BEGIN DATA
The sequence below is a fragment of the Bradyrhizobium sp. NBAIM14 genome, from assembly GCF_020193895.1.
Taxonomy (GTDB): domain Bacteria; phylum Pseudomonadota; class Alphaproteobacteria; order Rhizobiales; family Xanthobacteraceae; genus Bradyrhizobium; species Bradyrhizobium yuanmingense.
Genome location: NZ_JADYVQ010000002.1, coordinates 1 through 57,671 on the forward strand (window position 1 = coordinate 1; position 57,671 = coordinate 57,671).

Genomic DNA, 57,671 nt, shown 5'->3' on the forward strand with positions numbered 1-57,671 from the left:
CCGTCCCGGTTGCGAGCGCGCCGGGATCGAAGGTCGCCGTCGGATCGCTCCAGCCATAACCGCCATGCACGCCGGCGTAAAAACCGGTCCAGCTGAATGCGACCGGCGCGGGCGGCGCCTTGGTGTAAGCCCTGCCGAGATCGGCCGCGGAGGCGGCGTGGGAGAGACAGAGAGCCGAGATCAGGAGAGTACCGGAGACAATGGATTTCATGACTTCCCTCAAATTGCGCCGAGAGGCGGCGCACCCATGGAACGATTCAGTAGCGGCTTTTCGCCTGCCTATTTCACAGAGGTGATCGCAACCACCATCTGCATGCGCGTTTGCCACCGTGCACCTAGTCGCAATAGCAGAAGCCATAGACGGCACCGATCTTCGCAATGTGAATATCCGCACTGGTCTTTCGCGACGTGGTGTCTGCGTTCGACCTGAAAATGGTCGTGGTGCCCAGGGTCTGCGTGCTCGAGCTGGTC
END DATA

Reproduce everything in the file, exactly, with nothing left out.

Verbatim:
The sequence below is a fragment of the Bradyrhizobium sp. NBAIM14 genome, from assembly GCF_020193895.1.
Taxonomy (GTDB): domain Bacteria; phylum Pseudomonadota; class Alphaproteobacteria; order Rhizobiales; family Xanthobacteraceae; genus Bradyrhizobium; species Bradyrhizobium yuanmingense.
Genome location: NZ_JADYVQ010000002.1, coordinates 1 through 57,671 on the forward strand (window position 1 = coordinate 1; position 57,671 = coordinate 57,671).

Genomic DNA, 57,671 nt, shown 5'->3' on the forward strand with positions numbered 1-57,671 from the left:
CCGTCCCGGTTGCGAGCGCGCCGGGATCGAAGGTCGCCGTCGGATCGCTCCAGCCATAACCGCCATGCACGCCGGCGTAAAAACCGGTCCAGCTGAATGCGACCGGCGCGGGCGGCGCCTTGGTGTAAGCCCTGCCGAGATCGGCCGCGGAGGCGGCGTGGGAGAGACAGAGAGCCGAGATCAGGAGAGTACCGGAGACAATGGATTTCATGACTTCCCTCAAATTGCGCCGAGAGGCGGCGCACCCATGGAACGATTCAGTAGCGGCTTTTCGCCTGCCTATTTCACAGAGGTGATCGCAACCACCATCTGCATGCGCGTTTGCCACCGTGCACCTAGTCGCAATAGCAGAAGCCATAGACGGCACCGATCTTCGCAATGTGAATATCCGCACTGGTCTTTCGCGACGTGGTGTCTGCGTTCGACCTGAAAATGGTCGTGGTGCCCAGGGTCTGCGTGCTCGAGCTGGTC